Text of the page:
Marinated and Grilled Mediterranean Leg of Lamb

Marinated and Grilled Mediterranean Leg of Lamb On the Lamb
Growing up we didn’t do Easter Brunch. We ate Easter dinner at my Grandmother’s and there were strict rules that had to be followed. Along with the purple water glasses, it wouldn’t have been Easter without some asparagus, scalloped potatoes, and a leg of lamb.

My Grandmother took the traditional approach to preparing her leg of lamb which included stuffing whole cloves of garlic in small cuts all over the leg before roasting and serving it alongside some mint jelly. (Heaven forbid, we not have the mint jelly.)

As the rebel of the family, I like to buck tradition and butterfly my leg of lamb before I throw it on the grill.

Grilling a butterflied leg of lamb is super easy and you can play around with different flavors with the marinades or dry rubs. You could go Greek, Moroccan, Tejano, or whatever floats your boat. Of course, everything depends on the crowd. Not everyone wants to be transported to the markets of Marrakech for their Easter dinner—even if a grilled leg of lamb would be very tasty with couscous and grilled veggies. (Sign me up though…)

For Easter, I like to tone it down a bit and go with more Mediterranean flavors like this recipe for Marinated and Grilled Mediterranean Leg of Lamb — if you are able, try to marinate the lamb overnight. It is a simple yet flavorful marinade that will produce a tasty meal when served with grilled veggies, some roasted new potatoes, and a bit of a chocolate bunny for dessert.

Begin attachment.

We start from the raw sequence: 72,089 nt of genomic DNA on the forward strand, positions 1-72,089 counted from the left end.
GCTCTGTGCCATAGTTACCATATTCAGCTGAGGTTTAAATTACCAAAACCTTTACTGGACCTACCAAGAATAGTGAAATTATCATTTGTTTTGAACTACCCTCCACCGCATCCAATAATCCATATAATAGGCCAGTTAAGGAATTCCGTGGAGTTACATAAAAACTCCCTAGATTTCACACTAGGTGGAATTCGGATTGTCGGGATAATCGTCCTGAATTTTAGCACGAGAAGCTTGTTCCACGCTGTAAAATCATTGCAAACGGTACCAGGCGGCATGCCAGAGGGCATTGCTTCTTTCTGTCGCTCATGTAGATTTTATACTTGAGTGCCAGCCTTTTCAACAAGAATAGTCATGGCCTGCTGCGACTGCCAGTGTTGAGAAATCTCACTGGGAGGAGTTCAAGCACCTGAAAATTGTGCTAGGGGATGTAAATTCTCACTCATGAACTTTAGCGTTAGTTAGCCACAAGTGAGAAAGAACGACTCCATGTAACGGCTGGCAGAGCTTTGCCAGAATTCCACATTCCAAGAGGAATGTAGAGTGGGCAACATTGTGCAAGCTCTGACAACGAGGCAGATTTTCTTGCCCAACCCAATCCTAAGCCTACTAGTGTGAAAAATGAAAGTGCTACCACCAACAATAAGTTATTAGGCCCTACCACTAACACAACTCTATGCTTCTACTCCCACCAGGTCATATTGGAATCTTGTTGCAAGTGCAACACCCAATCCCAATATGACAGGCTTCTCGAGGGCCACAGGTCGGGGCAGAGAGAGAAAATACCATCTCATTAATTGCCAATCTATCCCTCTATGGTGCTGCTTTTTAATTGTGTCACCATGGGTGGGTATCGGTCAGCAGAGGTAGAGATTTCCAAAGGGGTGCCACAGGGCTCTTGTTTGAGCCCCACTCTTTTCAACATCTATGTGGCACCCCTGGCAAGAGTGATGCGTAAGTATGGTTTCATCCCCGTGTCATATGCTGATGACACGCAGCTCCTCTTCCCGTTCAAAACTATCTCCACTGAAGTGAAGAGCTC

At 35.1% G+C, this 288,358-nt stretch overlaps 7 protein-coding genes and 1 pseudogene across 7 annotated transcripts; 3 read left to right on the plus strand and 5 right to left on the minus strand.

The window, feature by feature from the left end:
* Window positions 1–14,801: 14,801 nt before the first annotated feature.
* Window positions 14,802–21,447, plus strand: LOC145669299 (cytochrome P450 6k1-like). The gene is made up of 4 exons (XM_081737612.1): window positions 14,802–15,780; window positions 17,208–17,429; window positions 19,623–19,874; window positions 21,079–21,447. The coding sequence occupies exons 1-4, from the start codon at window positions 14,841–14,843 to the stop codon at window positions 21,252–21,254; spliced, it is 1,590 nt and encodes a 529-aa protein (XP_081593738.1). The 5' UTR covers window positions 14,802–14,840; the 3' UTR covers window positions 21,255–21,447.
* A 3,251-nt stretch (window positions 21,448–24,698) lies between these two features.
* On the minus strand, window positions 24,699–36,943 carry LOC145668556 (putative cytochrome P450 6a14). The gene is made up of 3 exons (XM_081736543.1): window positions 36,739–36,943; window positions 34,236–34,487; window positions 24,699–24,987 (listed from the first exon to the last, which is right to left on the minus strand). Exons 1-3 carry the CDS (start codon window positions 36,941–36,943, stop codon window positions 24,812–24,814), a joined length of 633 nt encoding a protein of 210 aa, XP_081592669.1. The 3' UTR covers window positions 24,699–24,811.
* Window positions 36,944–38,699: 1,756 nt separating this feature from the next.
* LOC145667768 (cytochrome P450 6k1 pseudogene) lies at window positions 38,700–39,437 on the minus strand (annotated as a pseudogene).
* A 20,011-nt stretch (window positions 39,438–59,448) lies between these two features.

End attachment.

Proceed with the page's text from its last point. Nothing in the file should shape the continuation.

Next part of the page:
Marinated and Grilled Mediterranean Leg of Lamb
Adapted from Epicurious
Yields 8 servings

Our butchers will be happy to butterfly and trim the fat from the leg of lamb for you.

The uniform thickness of a butterflied boneless leg of lamb makes it easy to grill and serve. If you don’t have access or inclination to grill outdoors, the lamb can be cooked on a hot, lightly-oiled and well-seasoned, 2-burner, ridged, grill pan. Cook it uncovered, turning over once (about 12 to 14 minutes per side).

We recommend marinating the lamb overnight and up to 24 hours. Read more…

Gravlax

GravlaxHomeland
Not too long ago I watched an episode of Anthony Bourdain’s Parts Unknown that was filmed in Copenhagen and I found myself glued to the seat fascinated by what I was watching on the screen. My mother’s side of the family is Danish — and I don’t mean mostly Danish with a little bit of “other” thrown in. I mean, “one hundred percent my ancestors wore breastplates and rode in boats to raid your shores” Danish.